One Day of TDD
I am am a big believer in software testing. I normally have created tests after writing my code and mostly to ensure that regressions of functionality don’t occur when the code is changed. As I have become more comfortable with testing, and the changes it requires such as writing testable code, I have found even more benefits of testing. Better automated testing, and better understanding of testing has changed my development practices.
I haven’t practiced TDD, but I do follow Test Driven Corrections (TDC) which I might be coining right now. Following TDC means that when you find a bug, you should try to write a test that fails on that bug, then fix bug and make the test pass. I have become a fan of fixing bugs this way because bugs often first appear in code that for one reason or another is brittle or has some unseen dependency. If you just fix the bug even if it was a simple mistake it is still far more likely that there will be another bug with that piece of code than other areas. If you know a section of code is error prone wouldn’t you want to catch the error as fast as possible?
A new tool in my toolbox is exploratory testing. If I was learning a new library or object in the past I would often write simple programs that would print out the state, manipulate that state, and print the result. I would then continue to learn ways to work with the objects and verify that the printed state matched my expectations. Hmmm that seems error prone, and not necessarily repeatable. Now when I am learning something new I tend to write tests against my expectations of how things should work. A great recent example of this was when I was learning to use the RightScale AWS gem so I could access Amazon’s SimpleDB (SDB). I ended up writing tests to create, save, update, and delete objects. After that it was easy to write a real DB layer for some of our objects and write additional tests for that as well.
The more I learned about testing the more useful I have found it in many situations. The issue is that I have still never bought into the idea of TDD for most development. Even though many smart people have written about the benefits of TDD (Adam@Heroku Jay Fields), it just hasn’t ever seemed worth it to me. I decided that I really couldn’t knock it if I really hadn’t ever tried it for any significant amount of time. So I decided to spend one full day completely following TDD.
I was going to be adding some new features to Devver, and thought it would be a good chance to try my TDD challenge. The features I was adding were some small actions on the server that would be triggered remotely by the client. This broke down into a few separate pieces of functionality.
1. The client would send one of three new requests based on user input and existing client state
2. The server would receive and parse these new messages
3. The server would call 3 new handlers with the encoded project data and carry out tasks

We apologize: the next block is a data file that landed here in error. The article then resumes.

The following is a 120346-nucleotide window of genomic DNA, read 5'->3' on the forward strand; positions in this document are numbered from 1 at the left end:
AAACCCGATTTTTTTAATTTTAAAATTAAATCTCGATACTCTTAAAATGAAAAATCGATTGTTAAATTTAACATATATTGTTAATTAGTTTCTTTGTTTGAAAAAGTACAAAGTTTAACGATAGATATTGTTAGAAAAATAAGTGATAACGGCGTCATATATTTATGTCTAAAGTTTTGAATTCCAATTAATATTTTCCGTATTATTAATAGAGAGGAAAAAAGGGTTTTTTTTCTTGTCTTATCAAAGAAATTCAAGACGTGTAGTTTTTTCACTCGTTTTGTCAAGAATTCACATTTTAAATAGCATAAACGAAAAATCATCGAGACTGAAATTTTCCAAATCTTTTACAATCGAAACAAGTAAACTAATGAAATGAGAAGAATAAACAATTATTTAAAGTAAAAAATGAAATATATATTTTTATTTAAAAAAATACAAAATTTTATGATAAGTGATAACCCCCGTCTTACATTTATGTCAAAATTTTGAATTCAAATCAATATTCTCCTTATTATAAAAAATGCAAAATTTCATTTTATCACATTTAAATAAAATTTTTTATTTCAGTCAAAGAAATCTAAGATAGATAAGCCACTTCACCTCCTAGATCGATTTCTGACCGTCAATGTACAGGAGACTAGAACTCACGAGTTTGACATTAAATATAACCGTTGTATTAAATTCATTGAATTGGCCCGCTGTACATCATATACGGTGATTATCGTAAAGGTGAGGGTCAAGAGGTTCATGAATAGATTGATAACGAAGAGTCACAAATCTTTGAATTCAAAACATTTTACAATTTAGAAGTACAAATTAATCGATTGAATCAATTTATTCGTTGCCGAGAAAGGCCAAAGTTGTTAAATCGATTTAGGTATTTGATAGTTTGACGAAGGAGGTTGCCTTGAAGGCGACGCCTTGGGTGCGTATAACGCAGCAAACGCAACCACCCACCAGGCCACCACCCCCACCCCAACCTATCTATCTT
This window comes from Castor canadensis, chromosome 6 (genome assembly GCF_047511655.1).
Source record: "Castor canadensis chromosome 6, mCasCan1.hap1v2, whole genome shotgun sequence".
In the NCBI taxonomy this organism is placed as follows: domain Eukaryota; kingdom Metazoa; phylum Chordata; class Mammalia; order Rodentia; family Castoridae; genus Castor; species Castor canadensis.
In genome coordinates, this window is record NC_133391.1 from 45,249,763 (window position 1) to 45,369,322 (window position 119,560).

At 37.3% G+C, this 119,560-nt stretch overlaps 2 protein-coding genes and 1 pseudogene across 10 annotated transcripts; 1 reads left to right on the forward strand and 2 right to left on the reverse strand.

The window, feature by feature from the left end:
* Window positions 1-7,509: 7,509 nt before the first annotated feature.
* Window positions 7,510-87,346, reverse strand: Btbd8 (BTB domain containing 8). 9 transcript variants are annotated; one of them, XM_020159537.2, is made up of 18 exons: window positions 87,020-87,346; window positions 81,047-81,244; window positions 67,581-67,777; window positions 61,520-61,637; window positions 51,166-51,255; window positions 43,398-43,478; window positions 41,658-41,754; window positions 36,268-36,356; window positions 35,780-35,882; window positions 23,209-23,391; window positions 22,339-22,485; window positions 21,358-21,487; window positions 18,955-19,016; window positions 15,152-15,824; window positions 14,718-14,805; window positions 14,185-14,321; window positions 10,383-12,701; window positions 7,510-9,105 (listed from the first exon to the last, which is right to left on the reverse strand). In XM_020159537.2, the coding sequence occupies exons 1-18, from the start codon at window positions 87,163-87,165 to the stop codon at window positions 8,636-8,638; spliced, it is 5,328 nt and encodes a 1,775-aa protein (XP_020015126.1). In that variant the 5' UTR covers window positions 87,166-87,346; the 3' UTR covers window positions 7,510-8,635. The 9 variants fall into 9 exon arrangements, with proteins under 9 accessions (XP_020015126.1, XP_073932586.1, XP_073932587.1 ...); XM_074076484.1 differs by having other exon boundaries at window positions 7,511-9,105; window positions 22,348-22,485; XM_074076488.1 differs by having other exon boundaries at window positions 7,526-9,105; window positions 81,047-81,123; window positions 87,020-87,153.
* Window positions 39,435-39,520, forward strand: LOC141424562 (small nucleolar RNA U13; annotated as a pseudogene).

Breaking this into tests was very natural and led to nearly no debugging time as almost the first time the client and server connected the interactions all behaved exactly as expected. I didn’t waste any time looking into where a message or a response got lost or wasn’t properly acknowledged in the code. The tests had already simulated the message creation, parsing, routing as well as the event handling and completion. It is nice when you put all the pieces together and it just works, and you know it is very solid from the beginning.
To break down the tasks I wrote the tests in this order.
1. Tested creating messages to store the expected project information
2. Tested parsing messages to get the expect project information
3. Tested client inputs would call my event handlers
4. Tested that client event handlers would send the proper message
5. Tested that the server would receive and parse the expected messages
6. Tested that the server would call my event handlers
7. Tested that event handler would complete the task expected off them
After spending a day and completing all the pieces of functionality I had expected to complete I was happy with my TDD experiment. I came away with a new respect for TDD an while I still don’t think it would be well suited to all programming tasks, I can certainly see a place for it and plan on using TDD more in the future. I do think that it took me slightly longer to complete the features than it normally would have. I freely admit that the more often you do TDD development the better you would get and that likely less time would be wasted trying to think up the proper test cases. I felt that the code I wrote under TDD was of a higher quality than the code I normally write. It forced me to refactor and rework my code as I went as well as break it into small enough pieces that I could write simple tests to verify the next piece of the project. I think that the code I ended up writing will be less brittle and easier to work with in the future. As a developer, I was happier and more sure of the stability of the features I just added to the system.
I think TDD is especially well suited to situations with small communications between systems, as each independent system can be completely tested and have it’s behavior verified while isolated from the other pieces. I was surprised that working in a way that demanded more upfront costs before I wrote anything functional didn’t slow me down more. I was expecting that it would make my development process slower by a factor of two, but the truth is that a single nasty bug halting your forward progress can take up more time than you would have needed to spend initially if working with a TDD approach.
I don’t plan on trying to move over to an entirely TDD approach but by challenging myself to work in a way that seemed unintuitive to me, I ended up learning a lot and likely will use the approach in the future for myself.